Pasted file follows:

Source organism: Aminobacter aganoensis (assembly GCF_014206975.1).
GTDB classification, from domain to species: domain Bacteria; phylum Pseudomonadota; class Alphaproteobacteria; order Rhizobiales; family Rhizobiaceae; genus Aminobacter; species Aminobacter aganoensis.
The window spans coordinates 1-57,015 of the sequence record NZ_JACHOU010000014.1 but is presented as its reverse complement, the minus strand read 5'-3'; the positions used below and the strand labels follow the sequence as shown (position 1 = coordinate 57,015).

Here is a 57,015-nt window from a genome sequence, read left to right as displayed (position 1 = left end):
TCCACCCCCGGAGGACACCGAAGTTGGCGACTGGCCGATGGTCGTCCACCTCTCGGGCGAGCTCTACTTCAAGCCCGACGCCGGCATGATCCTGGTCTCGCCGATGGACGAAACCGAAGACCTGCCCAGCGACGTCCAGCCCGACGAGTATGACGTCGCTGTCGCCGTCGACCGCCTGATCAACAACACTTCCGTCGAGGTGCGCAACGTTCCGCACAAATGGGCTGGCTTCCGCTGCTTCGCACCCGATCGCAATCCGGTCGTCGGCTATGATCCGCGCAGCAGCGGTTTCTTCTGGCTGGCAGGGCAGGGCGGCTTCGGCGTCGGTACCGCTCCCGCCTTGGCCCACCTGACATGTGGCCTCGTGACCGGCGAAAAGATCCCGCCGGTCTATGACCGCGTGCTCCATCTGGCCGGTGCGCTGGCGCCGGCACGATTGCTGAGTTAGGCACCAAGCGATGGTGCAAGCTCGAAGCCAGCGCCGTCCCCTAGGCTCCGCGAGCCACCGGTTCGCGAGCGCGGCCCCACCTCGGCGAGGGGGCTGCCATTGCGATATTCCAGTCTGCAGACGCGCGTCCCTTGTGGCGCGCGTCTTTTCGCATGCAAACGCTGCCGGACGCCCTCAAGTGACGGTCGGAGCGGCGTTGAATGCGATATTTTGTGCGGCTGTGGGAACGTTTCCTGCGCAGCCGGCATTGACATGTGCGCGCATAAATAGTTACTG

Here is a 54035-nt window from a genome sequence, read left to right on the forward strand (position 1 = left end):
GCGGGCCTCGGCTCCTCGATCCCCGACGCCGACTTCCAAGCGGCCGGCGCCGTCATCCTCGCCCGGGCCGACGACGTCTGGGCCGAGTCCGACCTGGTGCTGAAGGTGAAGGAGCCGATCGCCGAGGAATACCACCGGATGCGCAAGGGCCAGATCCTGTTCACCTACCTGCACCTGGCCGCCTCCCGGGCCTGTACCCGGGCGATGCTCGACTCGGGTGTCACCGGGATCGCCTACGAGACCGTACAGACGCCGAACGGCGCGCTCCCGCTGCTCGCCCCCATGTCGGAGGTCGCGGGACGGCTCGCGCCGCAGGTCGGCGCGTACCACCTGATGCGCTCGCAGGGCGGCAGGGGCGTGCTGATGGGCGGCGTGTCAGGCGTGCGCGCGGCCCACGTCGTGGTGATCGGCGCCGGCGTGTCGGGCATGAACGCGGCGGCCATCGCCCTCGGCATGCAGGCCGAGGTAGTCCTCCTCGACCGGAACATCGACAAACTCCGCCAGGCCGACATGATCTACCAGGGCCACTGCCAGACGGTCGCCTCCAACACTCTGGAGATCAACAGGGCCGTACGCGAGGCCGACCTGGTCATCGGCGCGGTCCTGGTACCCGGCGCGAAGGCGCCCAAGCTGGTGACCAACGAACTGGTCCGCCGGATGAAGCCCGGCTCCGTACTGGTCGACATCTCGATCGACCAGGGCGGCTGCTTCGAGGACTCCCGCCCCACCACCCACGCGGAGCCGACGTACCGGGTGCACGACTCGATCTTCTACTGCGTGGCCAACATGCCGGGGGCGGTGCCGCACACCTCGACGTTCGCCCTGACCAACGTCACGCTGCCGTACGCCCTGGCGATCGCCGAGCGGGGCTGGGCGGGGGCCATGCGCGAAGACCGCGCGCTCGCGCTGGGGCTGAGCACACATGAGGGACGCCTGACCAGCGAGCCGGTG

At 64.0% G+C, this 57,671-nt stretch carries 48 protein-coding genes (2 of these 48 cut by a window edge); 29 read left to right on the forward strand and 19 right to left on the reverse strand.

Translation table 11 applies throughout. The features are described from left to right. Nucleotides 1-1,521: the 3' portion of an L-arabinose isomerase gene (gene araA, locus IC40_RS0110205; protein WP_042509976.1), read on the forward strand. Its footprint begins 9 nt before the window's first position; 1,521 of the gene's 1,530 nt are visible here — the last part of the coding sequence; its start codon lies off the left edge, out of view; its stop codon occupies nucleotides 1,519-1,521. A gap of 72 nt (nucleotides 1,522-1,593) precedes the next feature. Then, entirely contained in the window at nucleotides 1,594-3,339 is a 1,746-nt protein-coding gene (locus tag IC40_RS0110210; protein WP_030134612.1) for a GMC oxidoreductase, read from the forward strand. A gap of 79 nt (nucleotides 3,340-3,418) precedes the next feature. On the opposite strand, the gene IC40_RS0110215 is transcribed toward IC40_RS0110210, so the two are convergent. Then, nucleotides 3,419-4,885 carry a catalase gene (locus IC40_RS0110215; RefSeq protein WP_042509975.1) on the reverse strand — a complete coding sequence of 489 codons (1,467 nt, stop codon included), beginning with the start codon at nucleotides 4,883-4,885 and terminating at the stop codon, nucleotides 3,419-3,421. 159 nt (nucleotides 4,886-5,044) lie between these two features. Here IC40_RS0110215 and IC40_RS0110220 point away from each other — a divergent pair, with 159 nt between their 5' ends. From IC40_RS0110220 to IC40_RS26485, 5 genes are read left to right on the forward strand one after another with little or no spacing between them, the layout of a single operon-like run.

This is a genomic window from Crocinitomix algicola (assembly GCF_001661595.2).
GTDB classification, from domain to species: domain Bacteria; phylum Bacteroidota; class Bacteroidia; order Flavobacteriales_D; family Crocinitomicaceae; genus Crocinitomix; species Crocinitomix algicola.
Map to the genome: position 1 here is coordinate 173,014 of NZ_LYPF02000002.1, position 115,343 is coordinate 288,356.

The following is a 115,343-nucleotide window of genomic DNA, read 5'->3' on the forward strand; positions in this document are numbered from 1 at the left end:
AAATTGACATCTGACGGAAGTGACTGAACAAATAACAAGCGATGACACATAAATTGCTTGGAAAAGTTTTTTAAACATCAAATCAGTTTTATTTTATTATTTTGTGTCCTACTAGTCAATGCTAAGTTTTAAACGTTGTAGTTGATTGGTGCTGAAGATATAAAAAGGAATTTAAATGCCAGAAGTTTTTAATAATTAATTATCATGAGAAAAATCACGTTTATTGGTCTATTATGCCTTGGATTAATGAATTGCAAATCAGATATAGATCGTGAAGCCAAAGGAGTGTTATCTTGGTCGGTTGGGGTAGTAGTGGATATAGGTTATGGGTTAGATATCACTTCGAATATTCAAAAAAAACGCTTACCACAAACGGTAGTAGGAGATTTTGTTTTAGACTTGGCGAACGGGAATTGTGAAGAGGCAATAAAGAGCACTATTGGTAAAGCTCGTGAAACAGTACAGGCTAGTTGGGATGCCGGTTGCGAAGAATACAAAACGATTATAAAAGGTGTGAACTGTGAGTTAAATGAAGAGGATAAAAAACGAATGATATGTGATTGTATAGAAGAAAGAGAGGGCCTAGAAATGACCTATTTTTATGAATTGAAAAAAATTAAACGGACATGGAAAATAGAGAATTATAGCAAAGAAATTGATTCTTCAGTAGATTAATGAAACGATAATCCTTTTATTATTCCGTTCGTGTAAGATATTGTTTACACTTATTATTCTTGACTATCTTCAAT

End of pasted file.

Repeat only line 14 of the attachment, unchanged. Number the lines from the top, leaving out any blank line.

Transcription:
AAATTGACATCTGACGGAAGTGACTGAACAAATAACAAGCGATGACACATAAATTGCTTGGAAAAGTTTTTTAAACATCAAATCAGTTTTATTTTATTATTTTGTGTCCTACTAGTCAATGCTAAGTTTTAAACGTTGTAGTTGATTGGTGCTGAAGATATAAAAAGGAATTTAAATGCCAGAAGTTTTTAATAATTAATTATCATGAGAAAAATCACGTTTATTGGTCTATTATGCCTTGGATTAATGAATTGCAAATCAGATATAGATCGTGAAGCCAAAGGAGTGTTATCTTGGTCGGTTGGGGTAGTAGTGGATATAGGTTATGGGTTAGATATCACTTCGAATATTCAAAAAAAACGCTTACCACAAACGGTAGTAGGAGATTTTGTTTTAGACTTGGCGAACGGGAATTGTGAAGAGGCAATAAAGAGCACTATTGGTAAAGCTCGTGAAACAGTACAGGCTAGTTGGGATGCCGGTTGCGAAGAATACAAAACGATTATAAAAGGTGTGAACTGTGAGTTAAATGAAGAGGATAAAAAACGAATGATATGTGATTGTATAGAAGAAAGAGAGGGCCTAGAAATGACCTATTTTTATGAATTGAAAAAAATTAAACGGACATGGAAAATAGAGAATTATAGCAAAGAAATTGATTCTTCAGTAGATTAATGAAACGATAATCCTTTTATTATTCCGTTCGTGTAAGATATTGTTTACACTTATTATTCTTGACTATCTTCAAT